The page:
Home Japanese warriors Kairi Sane explains her decision to leave WWE and return to STARDOM

Kairi Sane explains her decision to leave WWE and return to STARDOM

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Japanese wrestling superstar KAIRI (Kairi Sane in WWE) recently spoke with Entame Next about her decision to leave WWE and why she decided to return to the popular all-female promotion, STARDOM. Highlights from the interview can be found below.

Said she kept a promise she made to a friend and accomplished everything she wanted in WWE:

“When I left Japan in 2017, I promised my fans that I would take a long trip, but that I would come back as an adult. I told the president Rossy Ogawa (now executive producer). First, my goal was to learn high-level pro wrestling, and I had no real intention of living permanently in the United States. I thought about retiring from wrestling. It’s a personal story, but I lost my best friend to illness. I made a wish at his grave and promised to make it come true: I was going to compete in WrestleMania. I wanted this to happen for sure. Thanks to that, I was able to participate in three WrestleManias, I had a title match with Asuka as Kabuki Warriors, I became champion in both NXT and WWE, and I even received an award for Overall NXT Competitor of the Year.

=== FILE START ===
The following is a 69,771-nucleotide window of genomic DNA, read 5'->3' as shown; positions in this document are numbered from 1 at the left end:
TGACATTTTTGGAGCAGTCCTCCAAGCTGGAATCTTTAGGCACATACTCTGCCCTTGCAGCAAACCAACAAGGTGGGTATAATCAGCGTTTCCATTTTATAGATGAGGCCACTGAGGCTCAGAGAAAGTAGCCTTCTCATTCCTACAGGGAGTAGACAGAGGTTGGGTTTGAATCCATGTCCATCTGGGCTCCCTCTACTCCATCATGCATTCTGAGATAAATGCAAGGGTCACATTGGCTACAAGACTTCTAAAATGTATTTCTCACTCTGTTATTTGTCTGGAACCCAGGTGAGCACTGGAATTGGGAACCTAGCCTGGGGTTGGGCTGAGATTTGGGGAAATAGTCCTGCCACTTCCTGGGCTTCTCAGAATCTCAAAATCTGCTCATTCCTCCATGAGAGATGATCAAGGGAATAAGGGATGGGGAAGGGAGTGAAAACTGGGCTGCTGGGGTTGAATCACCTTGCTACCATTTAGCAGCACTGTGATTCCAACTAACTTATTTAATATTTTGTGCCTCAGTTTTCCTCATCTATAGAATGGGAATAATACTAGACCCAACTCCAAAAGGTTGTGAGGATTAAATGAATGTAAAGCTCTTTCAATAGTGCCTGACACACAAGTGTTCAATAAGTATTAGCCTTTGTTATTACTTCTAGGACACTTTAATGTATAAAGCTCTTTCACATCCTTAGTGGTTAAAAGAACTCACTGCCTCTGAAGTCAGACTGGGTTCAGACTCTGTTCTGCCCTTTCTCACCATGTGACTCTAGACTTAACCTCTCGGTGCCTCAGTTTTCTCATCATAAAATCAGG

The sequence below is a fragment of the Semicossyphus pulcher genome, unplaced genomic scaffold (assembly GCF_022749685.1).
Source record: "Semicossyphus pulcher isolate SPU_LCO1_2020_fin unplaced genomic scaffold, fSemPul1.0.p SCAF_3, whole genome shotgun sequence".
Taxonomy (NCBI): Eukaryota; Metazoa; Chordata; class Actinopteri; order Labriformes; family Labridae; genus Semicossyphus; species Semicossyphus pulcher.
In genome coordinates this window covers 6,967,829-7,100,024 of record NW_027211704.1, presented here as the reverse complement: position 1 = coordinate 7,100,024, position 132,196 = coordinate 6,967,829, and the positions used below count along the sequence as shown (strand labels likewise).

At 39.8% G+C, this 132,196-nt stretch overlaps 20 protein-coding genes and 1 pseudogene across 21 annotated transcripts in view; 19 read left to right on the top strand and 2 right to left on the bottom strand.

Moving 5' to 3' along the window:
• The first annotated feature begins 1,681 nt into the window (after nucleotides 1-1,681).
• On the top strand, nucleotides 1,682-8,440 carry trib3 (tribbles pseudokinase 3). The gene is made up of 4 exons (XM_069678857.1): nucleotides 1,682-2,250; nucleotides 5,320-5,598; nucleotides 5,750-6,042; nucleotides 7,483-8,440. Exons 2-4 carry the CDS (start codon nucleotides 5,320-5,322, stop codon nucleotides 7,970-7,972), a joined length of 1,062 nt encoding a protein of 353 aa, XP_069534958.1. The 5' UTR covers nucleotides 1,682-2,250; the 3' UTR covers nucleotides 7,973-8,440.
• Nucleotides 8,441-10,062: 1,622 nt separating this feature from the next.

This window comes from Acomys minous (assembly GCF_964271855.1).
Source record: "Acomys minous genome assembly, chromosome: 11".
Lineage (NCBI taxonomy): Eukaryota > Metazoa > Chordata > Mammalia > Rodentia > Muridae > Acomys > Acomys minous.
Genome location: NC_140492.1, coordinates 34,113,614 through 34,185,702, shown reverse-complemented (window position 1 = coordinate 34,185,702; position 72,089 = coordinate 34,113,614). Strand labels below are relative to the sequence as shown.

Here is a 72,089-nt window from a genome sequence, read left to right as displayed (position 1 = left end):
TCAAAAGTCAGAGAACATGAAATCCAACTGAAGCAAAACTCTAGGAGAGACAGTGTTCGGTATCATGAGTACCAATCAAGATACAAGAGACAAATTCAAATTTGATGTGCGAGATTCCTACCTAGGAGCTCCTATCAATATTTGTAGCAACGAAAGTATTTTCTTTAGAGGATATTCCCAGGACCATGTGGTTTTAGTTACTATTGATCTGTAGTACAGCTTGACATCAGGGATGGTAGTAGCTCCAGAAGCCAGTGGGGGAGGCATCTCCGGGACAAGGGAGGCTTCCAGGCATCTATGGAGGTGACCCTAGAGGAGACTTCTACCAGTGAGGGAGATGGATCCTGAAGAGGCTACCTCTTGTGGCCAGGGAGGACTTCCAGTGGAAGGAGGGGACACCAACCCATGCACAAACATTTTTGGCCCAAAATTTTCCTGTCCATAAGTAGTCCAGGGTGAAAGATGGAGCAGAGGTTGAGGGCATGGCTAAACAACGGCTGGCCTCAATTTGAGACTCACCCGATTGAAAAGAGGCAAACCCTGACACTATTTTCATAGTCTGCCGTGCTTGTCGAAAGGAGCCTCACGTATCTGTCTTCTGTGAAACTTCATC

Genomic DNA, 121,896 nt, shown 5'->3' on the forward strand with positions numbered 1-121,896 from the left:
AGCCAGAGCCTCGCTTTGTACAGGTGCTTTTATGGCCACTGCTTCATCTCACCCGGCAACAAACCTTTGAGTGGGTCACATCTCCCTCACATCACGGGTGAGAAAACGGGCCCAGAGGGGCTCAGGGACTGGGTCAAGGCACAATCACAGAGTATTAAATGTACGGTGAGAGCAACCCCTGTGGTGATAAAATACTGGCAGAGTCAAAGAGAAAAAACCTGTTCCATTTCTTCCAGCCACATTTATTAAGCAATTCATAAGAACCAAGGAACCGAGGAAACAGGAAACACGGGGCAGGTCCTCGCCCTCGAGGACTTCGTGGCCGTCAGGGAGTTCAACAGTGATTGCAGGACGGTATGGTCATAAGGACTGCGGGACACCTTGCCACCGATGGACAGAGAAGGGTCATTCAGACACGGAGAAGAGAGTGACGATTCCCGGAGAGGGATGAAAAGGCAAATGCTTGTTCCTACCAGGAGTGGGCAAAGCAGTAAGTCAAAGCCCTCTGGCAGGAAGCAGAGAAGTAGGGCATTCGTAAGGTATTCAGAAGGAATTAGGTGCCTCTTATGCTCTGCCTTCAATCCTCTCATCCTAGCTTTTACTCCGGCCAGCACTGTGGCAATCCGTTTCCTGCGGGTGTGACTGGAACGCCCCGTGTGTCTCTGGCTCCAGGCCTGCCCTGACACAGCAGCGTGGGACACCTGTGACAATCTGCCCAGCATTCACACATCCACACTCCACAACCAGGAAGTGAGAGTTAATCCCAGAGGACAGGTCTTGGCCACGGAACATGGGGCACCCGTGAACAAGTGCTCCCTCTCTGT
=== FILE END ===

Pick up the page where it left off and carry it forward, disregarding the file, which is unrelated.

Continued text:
How the pandemic has put things into perspective for her:

“After moving to the United States, my personal life was secondary to my professional life, and I was flying and competing four times a week non-stop, but the pandemic hit and I suddenly had time for myself. Then I took the time to do some introspection. I thought, ‘Where do I go from here? I had a sense of accomplishment in keeping my promise to my best friend and doing everything I could in my three years with WWE, and after several consultations with WWE, I decided to leave.

On his decision to return to STARDOM:

“After returning to Japan, I hadn’t looked at pro wrestling with much enthusiasm. But when I went to Stardom’s Budokan last year, the feeling of ‘I want to fight with everyone one day’ came from my heart. However, even if I were to return, it would be the first time in about two years that I had been in the ring. The pace of matches and the rules were different from those of WWE, and I was not not sure I could adapt quickly. However, I was training in the gym even when I was not competing, so I was in good physical condition. Another aspect of my decision to come back was that I was confident in my three years of learning and wrestling experience in WWE I’m proud of the fact that I once protected Stardom during a period of stagnation as player president, and I’m proud of the fact that I’ve been at the forefront of WWE women’s wrestling during its reform period, e I’m proud of the fact that I overcame both challenges.

(Thanks to Reddit user DamieN62 for the transcription)